Devanagari Literacy Increases Functional Connectivity Betwe...| MENAFN.COM

Sunday, 05 February 2023 09:56 GMT

Devanagari Literacy Increases Functional Connectivity Between Acoustic-Phonetic, Graphomotor Brain Areas: Study


(MENAFN- IANS)

Hyderabad, Nov 26 (IANS) In a finding that throws more light on the human brain's capabilities, a study by University of Hyderabad (UoH) researchers and others, has found that the usage of Indian scripts, specifically Devanagari, influences brain networks relevant for speech and attention differently as compared to alphabetic scripts like English.

The research paper titled How does literacy affect speech processing? Not by enhancing cortical responses to speech, but by promoting connectivity of acoustic-phonetic and graphomotor cortices by Prof. Ramesh Mishra, Head, Centre for Neural and Cognitive Sciences, University of Hyderabad (UoH) and others has been published in the prestigious Journal of Neuroscience.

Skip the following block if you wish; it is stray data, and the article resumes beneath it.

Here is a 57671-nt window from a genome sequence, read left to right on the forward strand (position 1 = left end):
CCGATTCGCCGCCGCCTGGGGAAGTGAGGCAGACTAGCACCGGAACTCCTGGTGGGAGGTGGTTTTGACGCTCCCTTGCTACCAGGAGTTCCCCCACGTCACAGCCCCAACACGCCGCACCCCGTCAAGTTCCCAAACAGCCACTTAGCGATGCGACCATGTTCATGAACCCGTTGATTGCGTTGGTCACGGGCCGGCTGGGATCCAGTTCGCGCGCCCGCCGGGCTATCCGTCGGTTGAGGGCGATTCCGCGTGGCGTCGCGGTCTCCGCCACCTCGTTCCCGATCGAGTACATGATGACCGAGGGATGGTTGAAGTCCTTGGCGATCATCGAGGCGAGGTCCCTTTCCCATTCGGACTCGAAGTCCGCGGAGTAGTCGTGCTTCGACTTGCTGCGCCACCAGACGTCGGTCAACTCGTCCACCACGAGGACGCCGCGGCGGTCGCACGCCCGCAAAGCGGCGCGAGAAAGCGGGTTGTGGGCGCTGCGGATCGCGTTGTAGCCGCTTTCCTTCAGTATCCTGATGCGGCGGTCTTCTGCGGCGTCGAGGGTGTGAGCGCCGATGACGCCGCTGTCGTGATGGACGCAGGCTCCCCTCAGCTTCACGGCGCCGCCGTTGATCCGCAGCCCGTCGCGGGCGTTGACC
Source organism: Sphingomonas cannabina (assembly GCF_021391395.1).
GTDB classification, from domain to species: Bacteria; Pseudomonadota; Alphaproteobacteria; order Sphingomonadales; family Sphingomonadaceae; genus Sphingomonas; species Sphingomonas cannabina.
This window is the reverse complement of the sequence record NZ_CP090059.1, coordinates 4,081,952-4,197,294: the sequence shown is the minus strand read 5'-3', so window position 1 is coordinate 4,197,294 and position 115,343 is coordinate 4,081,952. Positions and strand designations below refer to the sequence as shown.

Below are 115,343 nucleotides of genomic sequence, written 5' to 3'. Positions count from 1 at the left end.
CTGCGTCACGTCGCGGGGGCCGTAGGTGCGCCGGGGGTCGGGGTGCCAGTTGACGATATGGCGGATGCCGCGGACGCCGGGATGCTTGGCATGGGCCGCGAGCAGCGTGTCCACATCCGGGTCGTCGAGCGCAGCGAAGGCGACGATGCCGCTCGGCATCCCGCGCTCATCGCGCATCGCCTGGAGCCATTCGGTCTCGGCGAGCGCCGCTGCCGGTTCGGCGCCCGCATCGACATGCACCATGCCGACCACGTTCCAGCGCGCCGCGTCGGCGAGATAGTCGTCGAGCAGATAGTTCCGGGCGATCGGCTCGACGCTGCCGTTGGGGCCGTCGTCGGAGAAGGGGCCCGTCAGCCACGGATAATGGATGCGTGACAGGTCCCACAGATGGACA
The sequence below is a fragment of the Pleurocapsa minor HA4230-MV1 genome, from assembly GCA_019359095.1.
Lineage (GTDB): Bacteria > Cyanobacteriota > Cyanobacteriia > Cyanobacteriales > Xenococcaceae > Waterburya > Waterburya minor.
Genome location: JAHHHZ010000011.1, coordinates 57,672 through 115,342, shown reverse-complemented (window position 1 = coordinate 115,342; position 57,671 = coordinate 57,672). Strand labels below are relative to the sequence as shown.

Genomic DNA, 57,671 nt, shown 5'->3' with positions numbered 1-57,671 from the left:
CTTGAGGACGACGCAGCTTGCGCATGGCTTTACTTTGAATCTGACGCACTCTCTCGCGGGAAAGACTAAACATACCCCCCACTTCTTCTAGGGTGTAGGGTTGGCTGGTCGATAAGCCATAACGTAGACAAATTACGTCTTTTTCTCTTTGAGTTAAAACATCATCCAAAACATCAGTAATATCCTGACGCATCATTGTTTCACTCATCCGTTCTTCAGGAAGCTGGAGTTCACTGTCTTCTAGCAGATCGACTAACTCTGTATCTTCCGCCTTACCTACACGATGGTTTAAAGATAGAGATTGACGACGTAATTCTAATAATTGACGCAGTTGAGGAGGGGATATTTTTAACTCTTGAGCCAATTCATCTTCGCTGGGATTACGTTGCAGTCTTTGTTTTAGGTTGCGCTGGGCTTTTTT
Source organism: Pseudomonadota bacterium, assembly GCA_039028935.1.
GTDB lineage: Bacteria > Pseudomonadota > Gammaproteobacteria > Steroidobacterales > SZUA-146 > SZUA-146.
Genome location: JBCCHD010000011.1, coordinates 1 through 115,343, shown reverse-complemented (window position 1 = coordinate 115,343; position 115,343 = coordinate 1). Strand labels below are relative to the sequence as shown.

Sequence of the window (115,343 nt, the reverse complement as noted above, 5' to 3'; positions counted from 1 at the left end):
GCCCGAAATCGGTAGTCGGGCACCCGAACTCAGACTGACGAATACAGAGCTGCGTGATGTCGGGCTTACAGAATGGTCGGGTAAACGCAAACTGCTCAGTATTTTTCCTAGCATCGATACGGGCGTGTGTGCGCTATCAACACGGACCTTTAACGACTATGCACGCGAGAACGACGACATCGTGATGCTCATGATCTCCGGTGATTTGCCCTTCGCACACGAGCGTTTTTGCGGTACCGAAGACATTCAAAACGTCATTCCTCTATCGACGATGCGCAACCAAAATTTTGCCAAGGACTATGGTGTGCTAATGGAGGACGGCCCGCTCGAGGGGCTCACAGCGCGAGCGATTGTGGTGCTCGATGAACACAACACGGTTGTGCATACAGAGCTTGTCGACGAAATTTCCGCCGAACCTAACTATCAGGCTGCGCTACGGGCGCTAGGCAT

Literacy has far-fetched consequences to how our brains respond to speech. However, script specific effects on neurobiology modifies earlier ideas where cultural differences were ignored.

As part of the study, 91 Hindi speaking participants with varying literacy levels participated in an fMRI study. Twenty-two illiterate participants were trained to read and write Hindi over six months following which they participated in visual and auditory sentence processing tasks. Contrary to existing evidence that highlights the role of literacy in modifying how we process speech; the results suggest that such an impact of literacy cannot be generalised across different scripts, a UoH's release stated.

The findings also indicate that literacy enhanced functional connectivity between auditory processing areas and graphomotor areas in the brain.

This implies significant coupling between hand-motor regions (writing) and auditory processing areas while the participants processed sentences. 'Thus, the potential role of writing cannot be ignored while we explore the role of literacy on speech processing,' the researchers point out.

--IANS

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